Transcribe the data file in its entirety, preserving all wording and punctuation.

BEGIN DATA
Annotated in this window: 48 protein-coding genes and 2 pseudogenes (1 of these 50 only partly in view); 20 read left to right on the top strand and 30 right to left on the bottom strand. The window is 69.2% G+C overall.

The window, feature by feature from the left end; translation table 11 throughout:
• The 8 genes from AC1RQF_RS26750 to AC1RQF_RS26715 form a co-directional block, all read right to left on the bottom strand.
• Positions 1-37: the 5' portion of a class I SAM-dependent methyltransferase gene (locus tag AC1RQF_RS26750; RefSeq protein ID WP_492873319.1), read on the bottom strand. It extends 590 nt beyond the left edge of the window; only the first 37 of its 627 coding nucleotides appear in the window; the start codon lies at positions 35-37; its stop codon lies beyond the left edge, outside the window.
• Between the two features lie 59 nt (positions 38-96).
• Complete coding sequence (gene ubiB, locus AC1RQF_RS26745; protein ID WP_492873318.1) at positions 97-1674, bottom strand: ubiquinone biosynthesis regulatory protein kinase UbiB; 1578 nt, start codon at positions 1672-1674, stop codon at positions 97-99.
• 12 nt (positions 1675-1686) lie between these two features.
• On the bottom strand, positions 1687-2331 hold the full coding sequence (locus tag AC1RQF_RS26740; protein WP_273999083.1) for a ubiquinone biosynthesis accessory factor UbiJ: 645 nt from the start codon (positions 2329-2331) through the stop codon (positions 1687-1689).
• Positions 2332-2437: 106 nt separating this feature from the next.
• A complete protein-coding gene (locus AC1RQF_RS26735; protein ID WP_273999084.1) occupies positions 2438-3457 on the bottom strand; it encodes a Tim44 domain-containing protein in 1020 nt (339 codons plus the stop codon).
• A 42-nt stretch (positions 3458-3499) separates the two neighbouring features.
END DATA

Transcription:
Annotated in this window: 48 protein-coding genes and 2 pseudogenes (1 of these 50 only partly in view); 20 read left to right on the top strand and 30 right to left on the bottom strand. The window is 69.2% G+C overall.

The window, feature by feature from the left end; translation table 11 throughout:
• The 8 genes from AC1RQF_RS26750 to AC1RQF_RS26715 form a co-directional block, all read right to left on the bottom strand.
• Positions 1-37: the 5' portion of a class I SAM-dependent methyltransferase gene (locus tag AC1RQF_RS26750; RefSeq protein ID WP_492873319.1), read on the bottom strand. It extends 590 nt beyond the left edge of the window; only the first 37 of its 627 coding nucleotides appear in the window; the start codon lies at positions 35-37; its stop codon lies beyond the left edge, outside the window.
• Between the two features lie 59 nt (positions 38-96).
• Complete coding sequence (gene ubiB, locus AC1RQF_RS26745; protein ID WP_492873318.1) at positions 97-1674, bottom strand: ubiquinone biosynthesis regulatory protein kinase UbiB; 1578 nt, start codon at positions 1672-1674, stop codon at positions 97-99.
• 12 nt (positions 1675-1686) lie between these two features.
• On the bottom strand, positions 1687-2331 hold the full coding sequence (locus tag AC1RQF_RS26740; protein WP_273999083.1) for a ubiquinone biosynthesis accessory factor UbiJ: 645 nt from the start codon (positions 2329-2331) through the stop codon (positions 1687-1689).
• Positions 2332-2437: 106 nt separating this feature from the next.
• A complete protein-coding gene (locus AC1RQF_RS26735; protein ID WP_273999084.1) occupies positions 2438-3457 on the bottom strand; it encodes a Tim44 domain-containing protein in 1020 nt (339 codons plus the stop codon).
• A 42-nt stretch (positions 3458-3499) separates the two neighbouring features.